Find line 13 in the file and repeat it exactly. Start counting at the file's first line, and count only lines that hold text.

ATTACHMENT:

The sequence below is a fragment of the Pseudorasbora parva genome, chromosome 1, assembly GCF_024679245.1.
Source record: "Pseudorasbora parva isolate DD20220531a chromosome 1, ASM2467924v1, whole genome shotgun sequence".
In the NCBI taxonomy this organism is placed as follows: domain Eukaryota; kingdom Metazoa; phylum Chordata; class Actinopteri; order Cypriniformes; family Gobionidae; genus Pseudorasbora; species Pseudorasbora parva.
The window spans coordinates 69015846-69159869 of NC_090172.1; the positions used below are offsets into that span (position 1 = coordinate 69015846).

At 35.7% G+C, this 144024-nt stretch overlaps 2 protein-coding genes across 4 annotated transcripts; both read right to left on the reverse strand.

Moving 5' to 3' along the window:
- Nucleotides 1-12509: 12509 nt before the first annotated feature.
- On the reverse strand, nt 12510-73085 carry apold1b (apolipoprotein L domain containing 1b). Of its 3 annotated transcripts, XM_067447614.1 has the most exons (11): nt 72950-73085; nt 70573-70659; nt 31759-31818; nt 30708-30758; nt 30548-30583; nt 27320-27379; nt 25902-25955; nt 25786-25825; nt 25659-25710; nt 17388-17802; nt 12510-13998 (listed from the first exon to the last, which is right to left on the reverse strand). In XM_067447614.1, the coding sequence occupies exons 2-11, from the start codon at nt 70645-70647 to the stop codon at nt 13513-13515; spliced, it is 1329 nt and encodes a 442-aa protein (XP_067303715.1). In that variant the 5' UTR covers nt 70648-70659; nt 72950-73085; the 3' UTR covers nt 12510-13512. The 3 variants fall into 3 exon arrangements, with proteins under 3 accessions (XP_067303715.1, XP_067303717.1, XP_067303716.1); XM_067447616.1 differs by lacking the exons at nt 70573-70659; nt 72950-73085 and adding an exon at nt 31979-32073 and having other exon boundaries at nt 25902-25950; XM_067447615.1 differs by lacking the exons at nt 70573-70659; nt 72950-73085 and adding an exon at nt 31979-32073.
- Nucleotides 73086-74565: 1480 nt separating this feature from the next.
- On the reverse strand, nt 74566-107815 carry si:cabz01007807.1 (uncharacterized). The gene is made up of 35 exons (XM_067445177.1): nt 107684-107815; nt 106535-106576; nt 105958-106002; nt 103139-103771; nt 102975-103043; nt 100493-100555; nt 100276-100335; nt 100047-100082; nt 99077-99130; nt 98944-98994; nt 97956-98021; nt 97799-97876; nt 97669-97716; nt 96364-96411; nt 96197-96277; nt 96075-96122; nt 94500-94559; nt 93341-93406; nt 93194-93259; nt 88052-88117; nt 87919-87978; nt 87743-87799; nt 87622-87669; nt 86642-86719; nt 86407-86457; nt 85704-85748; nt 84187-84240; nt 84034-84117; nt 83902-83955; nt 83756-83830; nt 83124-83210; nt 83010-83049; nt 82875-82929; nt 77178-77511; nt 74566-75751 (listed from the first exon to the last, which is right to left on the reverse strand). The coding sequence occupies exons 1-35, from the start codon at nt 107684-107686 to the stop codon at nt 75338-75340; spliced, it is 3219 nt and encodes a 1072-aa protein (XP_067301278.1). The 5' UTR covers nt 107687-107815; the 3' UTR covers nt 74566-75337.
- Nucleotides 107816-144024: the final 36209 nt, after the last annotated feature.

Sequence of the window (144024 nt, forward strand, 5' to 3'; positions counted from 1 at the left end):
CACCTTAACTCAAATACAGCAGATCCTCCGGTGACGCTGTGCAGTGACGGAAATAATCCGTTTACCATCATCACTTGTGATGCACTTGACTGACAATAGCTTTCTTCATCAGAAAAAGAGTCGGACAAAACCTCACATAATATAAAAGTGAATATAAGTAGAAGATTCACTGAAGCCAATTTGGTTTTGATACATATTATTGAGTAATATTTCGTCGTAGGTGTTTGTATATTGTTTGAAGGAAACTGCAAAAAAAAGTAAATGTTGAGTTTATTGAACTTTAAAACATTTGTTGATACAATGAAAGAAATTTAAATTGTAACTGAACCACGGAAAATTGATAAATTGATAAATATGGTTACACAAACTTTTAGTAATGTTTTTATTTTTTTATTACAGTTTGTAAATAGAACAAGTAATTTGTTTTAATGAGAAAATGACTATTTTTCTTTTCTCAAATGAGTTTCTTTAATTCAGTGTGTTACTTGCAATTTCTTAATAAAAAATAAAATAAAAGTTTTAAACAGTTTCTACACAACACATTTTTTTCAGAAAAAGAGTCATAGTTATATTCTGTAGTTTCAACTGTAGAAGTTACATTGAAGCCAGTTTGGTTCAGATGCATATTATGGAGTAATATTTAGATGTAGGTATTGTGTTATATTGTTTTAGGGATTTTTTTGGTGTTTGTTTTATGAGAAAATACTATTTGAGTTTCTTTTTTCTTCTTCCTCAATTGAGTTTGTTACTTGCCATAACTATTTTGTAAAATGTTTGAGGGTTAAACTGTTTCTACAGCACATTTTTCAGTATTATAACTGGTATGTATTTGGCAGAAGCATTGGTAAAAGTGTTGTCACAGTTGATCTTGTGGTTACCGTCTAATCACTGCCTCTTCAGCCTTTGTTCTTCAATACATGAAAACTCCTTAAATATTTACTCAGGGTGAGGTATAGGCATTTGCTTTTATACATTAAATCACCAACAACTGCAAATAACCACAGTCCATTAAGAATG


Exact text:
CACCTTAACTCAAATACAGCAGATCCTCCGGTGACGCTGTGCAGTGACGGAAATAATCCGTTTACCATCATCACTTGTGATGCACTTGACTGACAATAGCTTTCTTCATCAGAAAAAGAGTCGGACAAAACCTCACATAATATAAAAGTGAATATAAGTAGAAGATTCACTGAAGCCAATTTGGTTTTGATACATATTATTGAGTAATATTTCGTCGTAGGTGTTTGTATATTGTTTGAAGGAAACTGCAAAAAAAAGTAAATGTTGAGTTTATTGAACTTTAAAACATTTGTTGATACAATGAAAGAAATTTAAATTGTAACTGAACCACGGAAAATTGATAAATTGATAAATATGGTTACACAAACTTTTAGTAATGTTTTTATTTTTTTATTACAGTTTGTAAATAGAACAAGTAATTTGTTTTAATGAGAAAATGACTATTTTTCTTTTCTCAAATGAGTTTCTTTAATTCAGTGTGTTACTTGCAATTTCTTAATAAAAAATAAAATAAAAGTTTTAAACAGTTTCTACACAACACATTTTTTTCAGAAAAAGAGTCATAGTTATATTCTGTAGTTTCAACTGTAGAAGTTACATTGAAGCCAGTTTGGTTCAGATGCATATTATGGAGTAATATTTAGATGTAGGTATTGTGTTATATTGTTTTAGGGATTTTTTTGGTGTTTGTTTTATGAGAAAATACTATTTGAGTTTCTTTTTTCTTCTTCCTCAATTGAGTTTGTTACTTGCCATAACTATTTTGTAAAATGTTTGAGGGTTAAACTGTTTCTACAGCACATTTTTCAGTATTATAACTGGTATGTATTTGGCAGAAGCATTGGTAAAAGTGTTGTCACAGTTGATCTTGTGGTTACCGTCTAATCACTGCCTCTTCAGCCTTTGTTCTTCAATACATGAAAACTCCTTAAATATTTACTCAGGGTGAGGTATAGGCATTTGCTTTTATACATTAAATCACCAACAACTGCAAATAACCACAGTCCATTAAGAATG